The other afternoon, my friend Emma, and I drove down the coast to check out a couple of breaks I had heard are really lovely. By the time Em finished work and we got our crap together, time was getting on, and rain clouds had gathered to threaten the afternoon sun. Nonetheless, we persevered and headed south, out of town.
We stopped at the first of our destinations, to a carpark filled with utes and old cars, which I thought probably bode well for the state of the surf. As we walked down the short, sandy track to the beach, a panorama of soft sand, clear water and peeling waves opened up before us. A reef was breaking down the way - a flotilla of bodyboarders enjoying it's fruits - and there was potential at a breakwall at the end of the beach. But the peaks along the beach itself were inviting enough, with more surfers than I had expected out in the water. Hailing from Byron, however, to me anything less than 50 people seems pretty reasonable, so I was keen. Also, I hate surf-checking and know from experience that things are likely to be worse further along and I didn't want to drag non-surfing Em along on an extended and boring trek that ends in (my) frustration. I turned to Em, 'We could keep driving, but then we might get there and there aren't any waves, and I'd hate to do that to you because I know how annoying surf-checking is and that you're keen to get in the water. So shall we stop here? The waves look fun to me!' Em was keen, so we hot-footed it back to the car, chucked on swimmers, I grabbed my longboard and we made our way sea-side.
I decided to surf down the beach a little, where the waves looked cleaner and more consistent. There were more people there too, but more meant about sever or eight, so I figured that was okay. I threw myself into the rip and sailed out through the whitewater. It was an energy efficient idea but... it left me deep on the inside, exactly where I didn't want to be. I needed to paddle across a bit further but what that meant was paddling across the entire lineup of guys. It was an amusing way to arrive, which I acknowledged with a 'So, um, hello everyone', as I passed. I mean, as a chick in one-piece swimmers on a longboard in an all-dude shortboarding lineup, you are already going to stand out, so luckily my comments brought smiles and smirks and let them know I wasn't here to ruin their afternoon. I took my place on the outside and a guy in a blue rashee laughed with me about my not-at-all-subtle arrival. And that's the thing about Newcastle - everyone is so darn nice!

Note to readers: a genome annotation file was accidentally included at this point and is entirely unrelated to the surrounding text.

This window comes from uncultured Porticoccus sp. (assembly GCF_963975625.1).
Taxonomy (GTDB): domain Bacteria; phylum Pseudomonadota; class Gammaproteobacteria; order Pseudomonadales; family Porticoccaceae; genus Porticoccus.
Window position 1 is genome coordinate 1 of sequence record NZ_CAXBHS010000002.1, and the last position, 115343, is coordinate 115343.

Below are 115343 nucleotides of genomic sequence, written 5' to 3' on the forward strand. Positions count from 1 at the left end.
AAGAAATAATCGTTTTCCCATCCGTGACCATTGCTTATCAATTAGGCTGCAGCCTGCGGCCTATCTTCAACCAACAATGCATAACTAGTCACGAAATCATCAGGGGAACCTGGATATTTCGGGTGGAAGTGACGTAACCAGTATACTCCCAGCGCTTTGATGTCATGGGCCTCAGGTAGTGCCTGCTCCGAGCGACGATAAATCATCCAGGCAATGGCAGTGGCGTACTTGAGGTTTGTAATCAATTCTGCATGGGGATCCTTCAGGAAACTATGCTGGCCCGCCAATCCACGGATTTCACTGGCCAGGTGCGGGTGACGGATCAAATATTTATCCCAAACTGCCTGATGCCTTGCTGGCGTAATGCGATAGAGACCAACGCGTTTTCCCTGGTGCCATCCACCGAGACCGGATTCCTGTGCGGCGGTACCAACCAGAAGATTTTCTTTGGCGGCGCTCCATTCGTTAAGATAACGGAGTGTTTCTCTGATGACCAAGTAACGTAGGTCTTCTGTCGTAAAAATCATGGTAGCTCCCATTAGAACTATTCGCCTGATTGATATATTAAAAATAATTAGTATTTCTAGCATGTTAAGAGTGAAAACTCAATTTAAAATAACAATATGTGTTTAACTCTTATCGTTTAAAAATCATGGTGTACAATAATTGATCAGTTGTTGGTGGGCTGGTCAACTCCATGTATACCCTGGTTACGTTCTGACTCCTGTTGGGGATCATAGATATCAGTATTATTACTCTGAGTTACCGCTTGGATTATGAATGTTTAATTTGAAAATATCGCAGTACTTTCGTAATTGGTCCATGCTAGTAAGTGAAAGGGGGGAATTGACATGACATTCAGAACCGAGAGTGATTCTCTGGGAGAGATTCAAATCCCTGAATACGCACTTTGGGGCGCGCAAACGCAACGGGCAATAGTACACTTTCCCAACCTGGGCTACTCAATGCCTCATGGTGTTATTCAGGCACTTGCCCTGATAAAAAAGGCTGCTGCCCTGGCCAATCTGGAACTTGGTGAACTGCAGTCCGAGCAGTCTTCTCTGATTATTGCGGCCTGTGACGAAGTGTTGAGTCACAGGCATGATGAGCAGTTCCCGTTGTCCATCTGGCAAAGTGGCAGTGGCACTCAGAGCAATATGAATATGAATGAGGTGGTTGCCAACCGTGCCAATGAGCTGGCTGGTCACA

Even when within 5 seconds of arriving, a lovely wave came right to me. Like, right to me. I was in the perfect spot and no-one was close enough to paddle for it from the inside. Stoked. The, as soon as I got back out, it happened again. And people were still nice to me! I got talking to a couple of guys - Tony and Michael - finding out about this spot and hearing about others. There were waves for everyone, so I guess that takes a lot of the pressure off, but again, what lovely people! Then, as when I paddled out, this beautiful set wave came right to me. Michael started to paddle, but I decided he was too deep so I took off, speeding along the clean right-hander almost all the way into the beach. When I got back out Tony was looking around in the water,
You know, there's lots of sharks around here, right? And it just started to smell fishy too.
Oh I hate that! I replied. Noticing the dark shapes of seaweed floating at the bottom of the clear sea.
Yeah, and you know a guy got attacked recently?
My brain clicked. I was getting too many waves. Yeah, I know. Not here though. I smiled at him. I know what you're doing, dude. Talking about sharks. It's not going to work. I'm not going in.
Tony smiled and shrugged. And anyway, I explained, Sharks smell like ammonia, not fish. That's what my marine biologist friend who studies sharks told me.
Really? Ammonia? How do they do that? I thought they smelled like fish?
It was my turn to shrug. I don't know, but that's what she told me.
Another lovely wave came our way. I turned to Tony, Go on then. Tony paddled into the wave (which he would, of course, have done anyway, with or without my theoretical permission) and flicked his way down the watery wall. As he paddled back out, Michael was peering into the water around him. I wish he hadn't started talking about sharks...